Dual Stack home network pros and cons

Tech9

Part of the Furniture
Here, let's discuss the pros and cons of dual stack IPv4 and IPv6 home network.

I personally have IPv6 disabled on my firewall for easier control and security reasons. My ISP provides 2x external IPv4 addresses as well as 4x IPv6 addresses. I would like to hear the benefits of running dual stack on a home network with examples, if possible. Thank you!

@AntonK, @heysoundude, @jsbeddow, @CriticJay, @joegreat, @Clark Griswald, @SomeWhereOverTheRainBow, @GHammer, @Frank Monroe, @iJorgen

Below is what I found in my personal tests with IPv6 enabled on RT-AC86U (Asuswrt 386.45956) and RT-AC1900P (Asuswrt 386.45987) routers, freshly reset and configured manually, using TekSavvy ISP on Rogers Cable in Canada:

IPv6 connectivity score here
Potential benefits listed here
Potential drawbacks listed here

Wishing everyone all the best in 2022!

ips_fight.png
 
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geobernd

Regular Contributor
I need IPv6 here in the US to connect to my parents network... Thankfully Comcast has native IPv6 so I am running full IPv6 and IPv4 here...
In Germany 1und1 only offers native IPv6 and does Carrier grade NAT for IPv4. I believe all new connections from T-Mobile are also IPv6 only....
 

Tech9

Part of the Furniture
I need IPv6 here in the US to connect to my parents network...

Your parent's ISP is using CG-NAT IPv4 addresses, I guess. Connecting to another network with no IPv4 external address is a valid reason, but how do you secure your own IPv6 devices and how do you prevent IPv6 leaks on VPN and DNS? OpenVPN in Asus routers was IPv4 only just a month ago.
 

geobernd

Regular Contributor
Correct on the parent's ISP.
Hmmm - Good question on my own security. I am assuming (maybe naively?) that my Asus Router Blocks all unsolicited IPv6 traffic like it does for IPv4....
 

Tech9

Part of the Furniture
The firewall is there and the number of IPv6 addresses is universe big for targeted attacks or scanning devices. My question is how do you make sure your traffic goes strictly through VPN tunnels and not around them and your DNS requests are made to services you prefer only? How do you feel about precise user profiling when your IPv6 devices connect straight to Internet? Your ISP for example can now see all your IPv6 devices, not just traffic coming from one IPv4 address. They see what devices you are using - iPad, iPhone, laptop and what brand it is, etc. Your IoT IPv6 capable devices connect straight to servers all around the world and identify themselves as IP camera, doorbell, smart switch, etc.
 

heysoundude

Part of the Furniture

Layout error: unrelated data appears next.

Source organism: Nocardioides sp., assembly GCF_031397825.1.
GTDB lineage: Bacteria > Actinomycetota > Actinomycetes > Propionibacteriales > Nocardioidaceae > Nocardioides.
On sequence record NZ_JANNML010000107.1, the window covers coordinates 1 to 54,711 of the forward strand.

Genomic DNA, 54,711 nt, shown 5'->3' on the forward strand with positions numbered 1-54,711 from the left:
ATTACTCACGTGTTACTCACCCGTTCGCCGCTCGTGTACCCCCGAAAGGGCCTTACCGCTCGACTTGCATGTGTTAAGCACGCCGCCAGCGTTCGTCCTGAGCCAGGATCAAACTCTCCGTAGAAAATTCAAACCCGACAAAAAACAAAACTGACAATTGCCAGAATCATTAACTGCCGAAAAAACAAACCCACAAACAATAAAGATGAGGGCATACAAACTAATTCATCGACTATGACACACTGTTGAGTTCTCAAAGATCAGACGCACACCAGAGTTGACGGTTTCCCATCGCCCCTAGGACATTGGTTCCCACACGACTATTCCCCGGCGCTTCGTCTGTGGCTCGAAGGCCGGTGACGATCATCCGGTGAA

like they said in the intro to the old TV show The Six Million Dollar Man, "we have the technology...we can rebuild (him)". Then there's The Matrix movies...

Is there a way to tell whether I'm seeing more traffic on the v6 side than the v4 side? Everything on my network has both addresses.
My speedtests of v4 vs v6 are inconclusive - sometimes v6 is the clear winner, sometimes it's a tie

As far as opsec/firewalling - as you may remember, I run unbound for DNS, and I believe that offers a certain privacy protection. I think that diversion also plays a part in that, as does my choice of browser, brave. beyond these, it's simply a matter of the Asus firewall (I may get back to SkyNet) and hoping to be a grain of sand indistinguishable from others on/in the IPv6 beach/desert, and I hope that the general whirlwind of the internet as a whole keeps my grains of sand in suspension and moving. This is why I encourage others to jump on board with v6 - adding more activity to hopefully further obfuscate my presence - but also to drag the users of internet technology further into the future (especially in our country - I feel we're somewhat behind, or shielded somehow)

I do know that I'm going to try to get a WireGuard Server peer working on my router for the devices that leave wifi here at the compound to connect back to the compound for the perceived security of the features I've listed - a personal VPN with endpoints in my control.

I also believe that like other countries, IPv6 will be ubiquitously preferred sooner than later - and it seems that Japan has figured out a way to roll out High Speed Internet service easily/quickly (they promised us world class affordable and accessible internet an election or 3 ago here) with IPoE, which is v6 only (as is wireguard iirc -it encapsulates v4 traffic in a v6 tunnel/protocol where possible as I understand it)...so maybe simplicity and elegance and security all rolled into the protocols and embedded in the kernel is what appeals?